The spokesperson added: “The introduction of new trains from July meant the first Pacer was retired in August, with the majority of Pacers still planned to be removed by the end of this year.”

But Mr Jarvis said the retention of these “relics” proves that passengers here are regarded as “second-class citizens”.

“I am pleased that the Secretary of State shares these concerns and is considering taking action to prevent Northern from continuing to let its passengers down with cancellations, delays and poor-quality trains,” he added.

Just one in two Northern trains run on time

JUST Over one in two of trains run by under-fire operator Northern now arrive on time after another slump in its performance, The Yorkshire Post can reveal.

The significant deterioration comes as the latest stay of execution for antiquated Pacer trains prompts political leaders to demand enhanced compensation for passengers.

New data reveals that 53.5 per cent of Northern’s trains were on time between September 15 and October 12 compared to 57 per cent in the previous four-week cycle.

This latest figure is the worst recorded by the company this year as Transport Secretary Grant Shapps now considers whether to nationalise the franchise which is not due to end until March 2025. “I’ve started to take action,” the Cabinet minister told MPs last week.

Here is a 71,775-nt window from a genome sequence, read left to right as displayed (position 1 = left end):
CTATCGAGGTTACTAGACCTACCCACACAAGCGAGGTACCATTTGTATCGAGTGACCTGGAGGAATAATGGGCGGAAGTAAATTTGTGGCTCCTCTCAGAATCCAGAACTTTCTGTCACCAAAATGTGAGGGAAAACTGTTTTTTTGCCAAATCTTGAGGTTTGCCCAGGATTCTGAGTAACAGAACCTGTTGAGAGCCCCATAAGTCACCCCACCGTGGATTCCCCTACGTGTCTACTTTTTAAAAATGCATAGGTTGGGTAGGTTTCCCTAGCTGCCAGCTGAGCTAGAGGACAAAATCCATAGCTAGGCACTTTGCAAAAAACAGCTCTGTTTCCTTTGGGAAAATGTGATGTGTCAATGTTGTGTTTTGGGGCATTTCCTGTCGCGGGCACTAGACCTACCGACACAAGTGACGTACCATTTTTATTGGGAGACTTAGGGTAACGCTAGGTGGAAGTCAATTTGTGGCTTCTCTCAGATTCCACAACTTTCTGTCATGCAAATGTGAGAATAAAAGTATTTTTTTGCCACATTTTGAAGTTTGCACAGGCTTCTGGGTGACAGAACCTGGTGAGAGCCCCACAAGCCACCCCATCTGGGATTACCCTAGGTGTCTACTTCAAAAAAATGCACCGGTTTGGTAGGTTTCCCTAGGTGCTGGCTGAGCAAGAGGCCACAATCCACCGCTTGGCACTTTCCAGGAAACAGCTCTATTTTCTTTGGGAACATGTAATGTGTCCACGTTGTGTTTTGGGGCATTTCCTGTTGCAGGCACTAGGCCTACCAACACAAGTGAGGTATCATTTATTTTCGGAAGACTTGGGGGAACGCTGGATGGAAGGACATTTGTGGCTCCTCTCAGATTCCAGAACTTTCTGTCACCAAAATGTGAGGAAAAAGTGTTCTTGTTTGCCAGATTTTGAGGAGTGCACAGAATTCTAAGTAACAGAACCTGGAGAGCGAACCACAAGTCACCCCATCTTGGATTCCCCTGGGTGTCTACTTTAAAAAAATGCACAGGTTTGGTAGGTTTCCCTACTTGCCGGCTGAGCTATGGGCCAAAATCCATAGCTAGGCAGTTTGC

When new timetables faced chaos in May and June last year following the introduction of new timetables, Northern’s performance figure was 50.1 per cent before climbing to 52.4 per cent at the end of 2018.

In April this year, the number of trains meeting ‘on time’ benchmarks did reach 62.7 per cent before slipping back over the past six months. “We agree the North deserves the best possible rail service and are working hard to improve performance and reliability for customers,” said a Northern spokesperson.

RMT union call for Northern to lose franchise

RMT general secretary Mick Cash has urged Transport Secretary Grant Shapps to strip Northern of its franchise, saying that passengers have been “sold down the river”.

“There can be no more warnings, no more second chances and no more special measures. The time has come to sweep the national embarrassment of the Arriva Rail North franchise off the railway for good with the whole operation brought into permanent public ownership,” he said.

“This company has failed on an epic scale with the connivance and protection of the Tory government. The game is clearly up and we need to draw a line and get a public sector operation swung in sharpish. We know it is tooled up and ready to go so why the delay?

“Not only has this Arriva Northern outfit sold passengers down the river but they are also allowing their contractors to get away with imposing poverty pay on their staff. It is a disgrace and RMT will be jacking up the pressure on all these racketeering, basket-case train companies over the coming months as the fight for a public railway ratchets up a notch.”

The Department for Transport did not respond to The Yorkshire Post’s requests yesterday for a comment.